Arriving at Colonel Jabara Airport, I couldn’t help but be amazed that Wichita crammed six airports near each other, in a city, all with runways facing the same direction. “How does someone make sure they don’t land in the wrong place?” I thought to myself. Six months later, a 747 would land, erroneously, at Jabara Airport, and I would write my first major magazine article for Wired about it, explaining the gory details of how easy the confusion could take place.

One long day with three states knocked off my list that I hadn’t been to yet: Alabama, Mississippi, and Arkansas. I really don’t think I need to return to any of them and in the process, Louisiana, to this day, hangs out alone as one of the 5 US states I haven’t been to. I should have clipped the top of the place while I was so close.

Yes, I will just go over these stupid clouds!
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Yeah, that’s really working well….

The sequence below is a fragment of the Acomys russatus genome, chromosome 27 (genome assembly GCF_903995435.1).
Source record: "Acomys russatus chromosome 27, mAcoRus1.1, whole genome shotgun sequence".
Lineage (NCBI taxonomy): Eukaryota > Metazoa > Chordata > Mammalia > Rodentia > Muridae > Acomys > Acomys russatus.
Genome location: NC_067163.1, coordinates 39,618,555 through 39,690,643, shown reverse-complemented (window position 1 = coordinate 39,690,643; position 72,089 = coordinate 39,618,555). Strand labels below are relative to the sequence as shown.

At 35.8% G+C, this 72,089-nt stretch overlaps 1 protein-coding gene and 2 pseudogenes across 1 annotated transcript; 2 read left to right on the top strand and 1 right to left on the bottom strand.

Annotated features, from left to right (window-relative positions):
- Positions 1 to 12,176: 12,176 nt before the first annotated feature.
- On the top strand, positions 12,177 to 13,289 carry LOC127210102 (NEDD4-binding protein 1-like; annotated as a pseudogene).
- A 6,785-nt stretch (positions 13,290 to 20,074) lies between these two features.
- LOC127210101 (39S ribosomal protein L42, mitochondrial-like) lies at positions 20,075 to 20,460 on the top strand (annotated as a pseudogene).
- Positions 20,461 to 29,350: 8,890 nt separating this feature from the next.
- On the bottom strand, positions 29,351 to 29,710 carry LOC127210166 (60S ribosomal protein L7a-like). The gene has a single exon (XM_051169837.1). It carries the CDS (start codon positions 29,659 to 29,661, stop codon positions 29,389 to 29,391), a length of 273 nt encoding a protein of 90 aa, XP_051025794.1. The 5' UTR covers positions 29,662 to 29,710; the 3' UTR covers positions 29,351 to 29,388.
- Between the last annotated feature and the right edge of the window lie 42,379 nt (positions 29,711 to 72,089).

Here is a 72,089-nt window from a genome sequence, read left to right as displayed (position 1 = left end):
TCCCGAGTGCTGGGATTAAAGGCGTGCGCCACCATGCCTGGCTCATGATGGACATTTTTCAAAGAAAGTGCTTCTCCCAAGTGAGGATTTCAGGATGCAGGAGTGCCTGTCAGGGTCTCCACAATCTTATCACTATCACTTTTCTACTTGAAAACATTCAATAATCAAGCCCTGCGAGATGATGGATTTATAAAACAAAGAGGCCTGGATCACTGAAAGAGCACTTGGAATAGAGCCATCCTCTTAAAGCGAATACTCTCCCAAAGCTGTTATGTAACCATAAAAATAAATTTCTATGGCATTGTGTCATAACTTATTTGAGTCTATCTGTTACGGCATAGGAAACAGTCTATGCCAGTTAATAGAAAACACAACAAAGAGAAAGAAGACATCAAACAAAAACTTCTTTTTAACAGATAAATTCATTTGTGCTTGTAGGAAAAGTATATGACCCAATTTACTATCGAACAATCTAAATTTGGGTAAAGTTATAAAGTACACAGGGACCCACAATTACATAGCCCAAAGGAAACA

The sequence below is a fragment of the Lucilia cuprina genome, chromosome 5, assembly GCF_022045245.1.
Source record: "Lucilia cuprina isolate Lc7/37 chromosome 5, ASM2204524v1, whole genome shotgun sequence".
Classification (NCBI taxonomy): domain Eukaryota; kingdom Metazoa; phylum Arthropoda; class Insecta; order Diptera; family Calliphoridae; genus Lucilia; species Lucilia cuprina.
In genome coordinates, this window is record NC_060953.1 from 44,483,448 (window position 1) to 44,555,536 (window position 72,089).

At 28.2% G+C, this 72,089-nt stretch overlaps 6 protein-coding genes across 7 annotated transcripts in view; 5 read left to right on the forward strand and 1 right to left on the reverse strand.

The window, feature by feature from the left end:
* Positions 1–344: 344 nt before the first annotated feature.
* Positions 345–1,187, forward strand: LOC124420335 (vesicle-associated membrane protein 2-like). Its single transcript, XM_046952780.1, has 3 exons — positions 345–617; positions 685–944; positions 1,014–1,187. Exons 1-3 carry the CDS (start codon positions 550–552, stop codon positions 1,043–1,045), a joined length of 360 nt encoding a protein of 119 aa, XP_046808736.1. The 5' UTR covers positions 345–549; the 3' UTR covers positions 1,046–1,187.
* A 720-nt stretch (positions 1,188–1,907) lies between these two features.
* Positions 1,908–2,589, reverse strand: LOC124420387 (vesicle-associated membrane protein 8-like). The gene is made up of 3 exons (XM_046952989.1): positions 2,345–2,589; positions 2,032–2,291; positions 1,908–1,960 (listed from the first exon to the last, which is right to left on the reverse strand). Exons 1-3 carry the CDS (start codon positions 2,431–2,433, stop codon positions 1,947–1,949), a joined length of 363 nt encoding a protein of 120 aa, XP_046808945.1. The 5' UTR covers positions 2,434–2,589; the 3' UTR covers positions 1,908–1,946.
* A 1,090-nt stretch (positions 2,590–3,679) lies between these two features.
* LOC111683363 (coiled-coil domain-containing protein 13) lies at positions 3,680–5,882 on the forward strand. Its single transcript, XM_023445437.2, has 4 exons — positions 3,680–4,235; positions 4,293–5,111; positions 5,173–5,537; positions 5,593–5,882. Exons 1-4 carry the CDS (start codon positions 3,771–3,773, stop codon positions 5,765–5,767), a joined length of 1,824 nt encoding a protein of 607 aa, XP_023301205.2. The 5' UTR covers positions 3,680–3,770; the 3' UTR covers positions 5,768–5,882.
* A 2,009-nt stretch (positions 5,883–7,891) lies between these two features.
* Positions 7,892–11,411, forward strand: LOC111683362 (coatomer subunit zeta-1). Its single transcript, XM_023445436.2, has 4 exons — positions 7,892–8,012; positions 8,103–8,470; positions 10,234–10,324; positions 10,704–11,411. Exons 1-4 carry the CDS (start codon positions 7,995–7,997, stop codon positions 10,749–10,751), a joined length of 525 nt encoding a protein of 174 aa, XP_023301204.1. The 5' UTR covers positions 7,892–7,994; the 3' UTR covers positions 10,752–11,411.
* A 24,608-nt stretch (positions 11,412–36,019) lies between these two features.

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So under them we go…..Damn it, I am getting west of this precipitation line!
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Twenty miles progress and another airport! Worst case, I stay here if I can’t clear those hills.
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Note the two depressions with no apparent egress for water. I wonder if there are caves.
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Tail of the Appalachians. These long, short ridges have more influence on Eastern USA weather than anyone could imagine. They start here in Alabama and terminate in Canada.
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It looks like I am going to escape the clutches of this miserable weather system.
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Success!! Now just get the hell out before these pleasant puffy clouds turn into angry thunderstorms. Note how I haven’t figured out how to keep the airplane out of the image yet. So naive three years ago.
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VOR navigation station. Pilots think this is cool. Everyone else thinks its just weird.
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The Mississippi River is clearly at flood stage. Then again, it was at flood stage every single time I crossed it in 2013, 2014, and 2015.